How To Pick The Right Studio Speakers

With so many good (and bad) monitors on the market, sometimes it’s hard to know if you’re making the right decision. How do you know if you’re buying the best speaker in your price range? How do you know if they’ll sound good when you get them set up at home?

There really is no right or wrong answer, but it helps to have a few ideas in your head when you start shopping.

First, it’s a good idea to bring two of your favorite recordings to the store. For the first one, bring something that you think sounds great, and has sounded great to you on a variety of speaker systems in a variety of settings.

The recording you bring should also be clean and open—something with very striking stereo imaging. And it should be something you can recognize.

The other recording you bring is something that has a bass issue. Either something that is lacking in bass or something that is too boomy. This recording is one that you already know is a little “off”, and is familiar enough that you can identify the presence or absence of that bass issue when you get to the store.

If the speakers let you clearly hear the issue: “Ah, yes there is that tubby-ness I’ve heard a hundred times before,”  then they pass the test. If they hide any of the known defects, shut them off and move on to another set.

You want a speaker that has the tendency to slightly exaggerate the defects.  But only slightly.

Another word of advice: don’t listen to long samples. Your brain immediately tries to get used to the sound and everything will start to sound the same. Even worse, you will start to notice fatigue somewhere around the time you listen to your third set of speakers.

Your best bet is to walk into the store with audio files cued up to the small segment you want to hear, like the drum solo on Money For Nothing and the first verse vocal. Don’t start from the top of the song, that’s too much fluff. Tap into your “blink” response. Then play the same short sample on the other speakers.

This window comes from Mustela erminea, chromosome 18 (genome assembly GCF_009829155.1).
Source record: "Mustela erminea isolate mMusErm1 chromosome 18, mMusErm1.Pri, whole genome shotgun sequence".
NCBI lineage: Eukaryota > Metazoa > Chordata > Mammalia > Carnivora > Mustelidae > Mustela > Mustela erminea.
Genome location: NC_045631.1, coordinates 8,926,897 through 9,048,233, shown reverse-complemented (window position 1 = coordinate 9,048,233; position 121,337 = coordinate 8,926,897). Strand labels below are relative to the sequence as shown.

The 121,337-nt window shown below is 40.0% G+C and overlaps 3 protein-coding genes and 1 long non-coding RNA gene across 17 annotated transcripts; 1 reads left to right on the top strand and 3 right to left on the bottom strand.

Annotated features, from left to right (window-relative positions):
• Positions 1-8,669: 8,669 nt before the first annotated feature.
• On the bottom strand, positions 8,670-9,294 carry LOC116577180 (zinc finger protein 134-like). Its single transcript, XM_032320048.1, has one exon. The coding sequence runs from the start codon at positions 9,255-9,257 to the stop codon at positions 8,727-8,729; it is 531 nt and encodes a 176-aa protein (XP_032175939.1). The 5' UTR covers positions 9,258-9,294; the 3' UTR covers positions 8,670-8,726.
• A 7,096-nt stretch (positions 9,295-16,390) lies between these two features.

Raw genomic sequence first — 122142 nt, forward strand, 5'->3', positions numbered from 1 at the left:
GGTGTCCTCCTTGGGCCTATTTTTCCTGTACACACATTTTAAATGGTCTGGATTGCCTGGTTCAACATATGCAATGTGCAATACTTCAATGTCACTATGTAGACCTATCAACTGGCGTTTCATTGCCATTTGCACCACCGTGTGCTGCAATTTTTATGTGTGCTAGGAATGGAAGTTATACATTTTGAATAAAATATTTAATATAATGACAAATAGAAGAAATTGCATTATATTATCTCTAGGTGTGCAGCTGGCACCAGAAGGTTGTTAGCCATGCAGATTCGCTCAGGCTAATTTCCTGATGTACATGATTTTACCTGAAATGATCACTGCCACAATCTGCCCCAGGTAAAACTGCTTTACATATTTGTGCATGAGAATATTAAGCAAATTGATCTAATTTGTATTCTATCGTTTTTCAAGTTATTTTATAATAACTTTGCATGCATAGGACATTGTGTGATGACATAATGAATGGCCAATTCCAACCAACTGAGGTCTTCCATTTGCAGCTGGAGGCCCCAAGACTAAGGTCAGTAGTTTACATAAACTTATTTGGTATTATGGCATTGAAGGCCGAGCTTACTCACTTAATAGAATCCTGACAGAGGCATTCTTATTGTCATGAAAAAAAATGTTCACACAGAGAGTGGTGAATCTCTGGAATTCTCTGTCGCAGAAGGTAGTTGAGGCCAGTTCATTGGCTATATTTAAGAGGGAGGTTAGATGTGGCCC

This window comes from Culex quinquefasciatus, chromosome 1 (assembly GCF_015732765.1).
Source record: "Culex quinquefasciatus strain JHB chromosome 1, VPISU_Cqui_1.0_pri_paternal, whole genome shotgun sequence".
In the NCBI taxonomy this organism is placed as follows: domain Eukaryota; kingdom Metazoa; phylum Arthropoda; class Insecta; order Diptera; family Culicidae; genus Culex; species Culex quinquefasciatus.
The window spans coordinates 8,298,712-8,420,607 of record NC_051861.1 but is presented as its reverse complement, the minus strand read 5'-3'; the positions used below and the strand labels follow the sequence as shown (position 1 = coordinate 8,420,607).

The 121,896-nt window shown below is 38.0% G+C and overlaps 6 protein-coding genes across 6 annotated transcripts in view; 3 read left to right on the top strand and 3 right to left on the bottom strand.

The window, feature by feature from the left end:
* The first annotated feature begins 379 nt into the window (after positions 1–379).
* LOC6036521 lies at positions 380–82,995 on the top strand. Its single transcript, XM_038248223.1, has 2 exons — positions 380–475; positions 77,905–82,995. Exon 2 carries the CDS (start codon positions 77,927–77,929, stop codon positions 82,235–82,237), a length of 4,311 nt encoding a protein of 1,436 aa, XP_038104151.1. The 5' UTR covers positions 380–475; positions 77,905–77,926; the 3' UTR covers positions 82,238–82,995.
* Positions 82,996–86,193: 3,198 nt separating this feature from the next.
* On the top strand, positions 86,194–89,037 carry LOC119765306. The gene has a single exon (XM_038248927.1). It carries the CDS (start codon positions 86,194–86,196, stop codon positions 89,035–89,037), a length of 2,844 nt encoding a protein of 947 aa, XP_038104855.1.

It’s hard to find a speaker that tells you the truth over the whole range.  So, some people rely on two sets of speakers, or maybe one set of speakers and a set of high performance closed ear headphone. This will help you to double check the bottom and imaging.

Either way, before you mix, be sure to listen to other people’s music on your speakers for an hour or so (NOT LOUD) to train your ears to what that speakers sound like, and go back to that reference after each break. This will help you to hear when your brain is filling in some of the missing sounds in your own mix. It happens to the best of us.

Once you get used to mixing on your new speakers, you will soon find that you don’t need the grounding—you then have speaker memory.  Once you have that, you can effectively mix on a telephone if you want to (though it’s not as much fun).